Like Westerns? Like science fiction? Like badass mercenary heroines who dispense justice from the back of a motorcycle while manipulating fire and swearing like a sailor? Then do I have a book for you!
To be honest, had it not been highly recommended, I probably would not have picked up Alex Wells’ debut novel, Hunger Makes the Wolf. Despite coming from solid publisher Angry Robot, it had the look of pulp fiction taking itself way too seriously. Additionally, about midway through the first chapter I became mightily confused about what the heck was going on, to the point where I checked online to make sure I wasn’t reading the second book in a series, because it really felt like I had missed some important exposition somewhere.
Luckily, I held on past those few pages, and was rewarded with a rollicking adventure that was both familiar and surprisingly fresh, cheeky and, perhaps most importantly, involving. The action, rather than being simplistic and clichéd, was layered and complex. It hit the perfect mix of putting me on familiar ground but throwing in some major innovations without getting caught up in trying to do too much, or having too many moving parts.
The narrative revolves around Hob Ravani – the gun totin’, cigarette smokin’, motorcycle ridin’ badass mentioned before. She came to the planet known as Tanegawa’s World as a child, when she was abandoned by a rift ship owned by the powerful TransRifts corporation. A penniless orphan, Hob was caught trying to pick the pocket of Nick Ravani, who saw something of himself in the spitfire of a girl and took her to join his mercenary biker troop known as the Ghost Wolves.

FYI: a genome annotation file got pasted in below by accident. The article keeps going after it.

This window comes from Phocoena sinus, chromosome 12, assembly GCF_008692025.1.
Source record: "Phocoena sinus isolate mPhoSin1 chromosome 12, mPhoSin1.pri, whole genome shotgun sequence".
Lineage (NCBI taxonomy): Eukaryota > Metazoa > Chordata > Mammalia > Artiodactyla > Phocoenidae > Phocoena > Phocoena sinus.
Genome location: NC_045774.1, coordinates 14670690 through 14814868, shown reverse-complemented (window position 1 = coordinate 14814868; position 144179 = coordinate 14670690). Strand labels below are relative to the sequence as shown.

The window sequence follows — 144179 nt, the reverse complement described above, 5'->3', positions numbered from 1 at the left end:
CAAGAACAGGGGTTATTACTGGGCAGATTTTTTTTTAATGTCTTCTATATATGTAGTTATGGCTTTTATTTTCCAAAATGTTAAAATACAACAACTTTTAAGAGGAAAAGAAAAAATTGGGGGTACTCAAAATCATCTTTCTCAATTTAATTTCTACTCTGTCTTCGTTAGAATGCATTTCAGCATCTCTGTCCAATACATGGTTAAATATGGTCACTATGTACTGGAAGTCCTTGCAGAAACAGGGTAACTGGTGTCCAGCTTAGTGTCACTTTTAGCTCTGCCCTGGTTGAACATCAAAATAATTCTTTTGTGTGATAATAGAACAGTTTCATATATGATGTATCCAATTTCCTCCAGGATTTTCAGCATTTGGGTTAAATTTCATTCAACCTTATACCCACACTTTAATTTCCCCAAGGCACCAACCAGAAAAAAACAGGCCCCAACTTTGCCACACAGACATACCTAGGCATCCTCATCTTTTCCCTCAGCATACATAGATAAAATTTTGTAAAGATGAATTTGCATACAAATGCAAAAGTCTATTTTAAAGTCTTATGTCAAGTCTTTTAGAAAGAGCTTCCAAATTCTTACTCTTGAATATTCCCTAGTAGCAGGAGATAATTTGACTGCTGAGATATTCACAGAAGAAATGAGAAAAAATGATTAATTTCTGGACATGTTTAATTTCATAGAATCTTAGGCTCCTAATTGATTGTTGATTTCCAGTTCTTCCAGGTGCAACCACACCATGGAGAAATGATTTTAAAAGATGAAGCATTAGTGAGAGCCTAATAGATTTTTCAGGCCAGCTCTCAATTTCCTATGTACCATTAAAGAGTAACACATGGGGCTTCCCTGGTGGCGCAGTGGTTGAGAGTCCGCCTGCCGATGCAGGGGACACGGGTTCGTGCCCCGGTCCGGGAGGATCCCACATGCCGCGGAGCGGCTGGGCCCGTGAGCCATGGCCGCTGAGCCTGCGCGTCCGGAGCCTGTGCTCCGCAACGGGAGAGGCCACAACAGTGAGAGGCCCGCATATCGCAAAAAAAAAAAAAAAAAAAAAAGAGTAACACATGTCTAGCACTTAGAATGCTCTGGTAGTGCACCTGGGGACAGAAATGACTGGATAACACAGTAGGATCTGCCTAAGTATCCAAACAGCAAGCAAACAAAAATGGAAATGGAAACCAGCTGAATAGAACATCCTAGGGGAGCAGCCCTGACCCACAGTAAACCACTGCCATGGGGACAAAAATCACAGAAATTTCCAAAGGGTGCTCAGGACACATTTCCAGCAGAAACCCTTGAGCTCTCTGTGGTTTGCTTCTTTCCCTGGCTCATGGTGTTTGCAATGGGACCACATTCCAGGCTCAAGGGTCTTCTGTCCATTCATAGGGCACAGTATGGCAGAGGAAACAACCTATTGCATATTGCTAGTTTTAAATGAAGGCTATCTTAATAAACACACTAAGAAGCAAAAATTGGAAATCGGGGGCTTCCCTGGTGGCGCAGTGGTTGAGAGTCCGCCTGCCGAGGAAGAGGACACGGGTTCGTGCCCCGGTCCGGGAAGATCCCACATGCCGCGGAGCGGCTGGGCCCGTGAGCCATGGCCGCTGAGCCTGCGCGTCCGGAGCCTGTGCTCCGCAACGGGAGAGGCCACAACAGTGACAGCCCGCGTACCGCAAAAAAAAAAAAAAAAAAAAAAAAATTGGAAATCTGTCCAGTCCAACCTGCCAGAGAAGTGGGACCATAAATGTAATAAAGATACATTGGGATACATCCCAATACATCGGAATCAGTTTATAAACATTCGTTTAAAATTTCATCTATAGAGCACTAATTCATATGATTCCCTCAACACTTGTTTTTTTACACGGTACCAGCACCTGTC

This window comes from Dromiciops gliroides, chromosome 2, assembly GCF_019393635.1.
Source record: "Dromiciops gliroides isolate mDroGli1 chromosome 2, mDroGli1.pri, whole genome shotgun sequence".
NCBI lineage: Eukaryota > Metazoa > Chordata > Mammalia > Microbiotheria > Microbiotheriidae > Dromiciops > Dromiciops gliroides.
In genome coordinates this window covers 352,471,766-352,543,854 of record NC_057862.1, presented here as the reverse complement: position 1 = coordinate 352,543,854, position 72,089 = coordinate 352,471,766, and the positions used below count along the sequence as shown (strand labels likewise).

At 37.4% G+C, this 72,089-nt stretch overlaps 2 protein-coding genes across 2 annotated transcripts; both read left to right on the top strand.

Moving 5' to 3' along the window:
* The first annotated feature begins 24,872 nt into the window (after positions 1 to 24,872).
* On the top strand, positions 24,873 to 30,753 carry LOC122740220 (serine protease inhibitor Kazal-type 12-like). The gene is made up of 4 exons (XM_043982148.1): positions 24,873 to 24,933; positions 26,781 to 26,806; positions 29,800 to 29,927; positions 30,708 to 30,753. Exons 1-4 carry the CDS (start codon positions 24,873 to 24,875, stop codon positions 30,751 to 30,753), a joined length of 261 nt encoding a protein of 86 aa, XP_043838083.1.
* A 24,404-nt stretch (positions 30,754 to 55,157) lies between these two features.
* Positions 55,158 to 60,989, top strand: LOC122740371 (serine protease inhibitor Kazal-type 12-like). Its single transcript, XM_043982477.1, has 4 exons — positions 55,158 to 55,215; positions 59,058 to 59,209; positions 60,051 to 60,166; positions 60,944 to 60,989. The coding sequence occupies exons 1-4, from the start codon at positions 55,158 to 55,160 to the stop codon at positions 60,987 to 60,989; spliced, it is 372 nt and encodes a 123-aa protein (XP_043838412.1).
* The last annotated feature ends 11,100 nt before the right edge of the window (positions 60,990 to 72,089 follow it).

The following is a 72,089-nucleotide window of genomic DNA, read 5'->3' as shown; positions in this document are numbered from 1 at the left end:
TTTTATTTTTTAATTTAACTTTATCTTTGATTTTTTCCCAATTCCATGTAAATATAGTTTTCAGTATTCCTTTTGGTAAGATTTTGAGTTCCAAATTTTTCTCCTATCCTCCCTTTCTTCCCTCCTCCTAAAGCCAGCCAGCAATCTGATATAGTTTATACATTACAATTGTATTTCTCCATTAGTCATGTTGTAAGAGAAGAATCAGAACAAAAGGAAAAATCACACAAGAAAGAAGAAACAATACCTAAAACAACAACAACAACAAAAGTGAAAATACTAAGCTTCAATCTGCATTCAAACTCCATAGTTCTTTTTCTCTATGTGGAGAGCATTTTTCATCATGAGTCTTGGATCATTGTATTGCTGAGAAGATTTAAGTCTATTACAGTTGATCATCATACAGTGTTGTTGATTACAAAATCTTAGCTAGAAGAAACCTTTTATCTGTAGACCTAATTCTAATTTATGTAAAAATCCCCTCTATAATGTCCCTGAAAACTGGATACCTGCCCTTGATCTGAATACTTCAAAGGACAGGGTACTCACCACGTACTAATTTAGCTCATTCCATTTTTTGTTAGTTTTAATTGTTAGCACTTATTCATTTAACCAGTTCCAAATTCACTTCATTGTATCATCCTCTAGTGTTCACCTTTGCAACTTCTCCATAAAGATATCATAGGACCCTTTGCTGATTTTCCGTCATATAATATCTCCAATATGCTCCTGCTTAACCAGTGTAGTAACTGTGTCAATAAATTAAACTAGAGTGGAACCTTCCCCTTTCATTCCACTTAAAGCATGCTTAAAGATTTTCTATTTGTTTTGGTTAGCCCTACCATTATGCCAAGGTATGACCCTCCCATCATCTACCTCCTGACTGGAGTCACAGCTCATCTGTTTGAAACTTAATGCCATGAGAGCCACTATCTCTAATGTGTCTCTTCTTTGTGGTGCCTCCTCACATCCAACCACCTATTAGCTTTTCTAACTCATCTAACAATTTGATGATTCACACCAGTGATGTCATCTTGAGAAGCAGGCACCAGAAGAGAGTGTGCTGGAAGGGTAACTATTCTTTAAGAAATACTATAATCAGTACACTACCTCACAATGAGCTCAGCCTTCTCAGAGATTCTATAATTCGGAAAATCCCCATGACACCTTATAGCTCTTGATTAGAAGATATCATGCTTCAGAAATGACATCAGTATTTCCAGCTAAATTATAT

Now, ten years later, Hob has been thriving in the frontier setting – not that there hadn’t been some setbacks in her life, such as losing an eye (just like Old Nick), and burning bridges from her past due to her quick temper and her stubbornness. Hob also is, well, different; she has a touch of witchiness to her – also just like Old Nick. But she’s back in the fold, now, and on the trail of the folks who murdered Old Nick’s brother.
Incorporating elements of the old West, a frontier mining town and its erstwhile citizens, supernatural beings (the character of the Bone Collector is one of the most intriguing I’ve seen in a while, and the Weatherman is a super chilling boogeyman), corporate malfeasance and social manipulation, spaceships, supernatural abilities, a band of brother ethos, and the aforementioned motorcycles and mayhem, Hunger Makes the Wolf delivers a heckuva lot more than it may seem to promise. It’s good, old fashioned, new fangled entertainment that goes down easy and delivers enough kick to make you want to come back for more.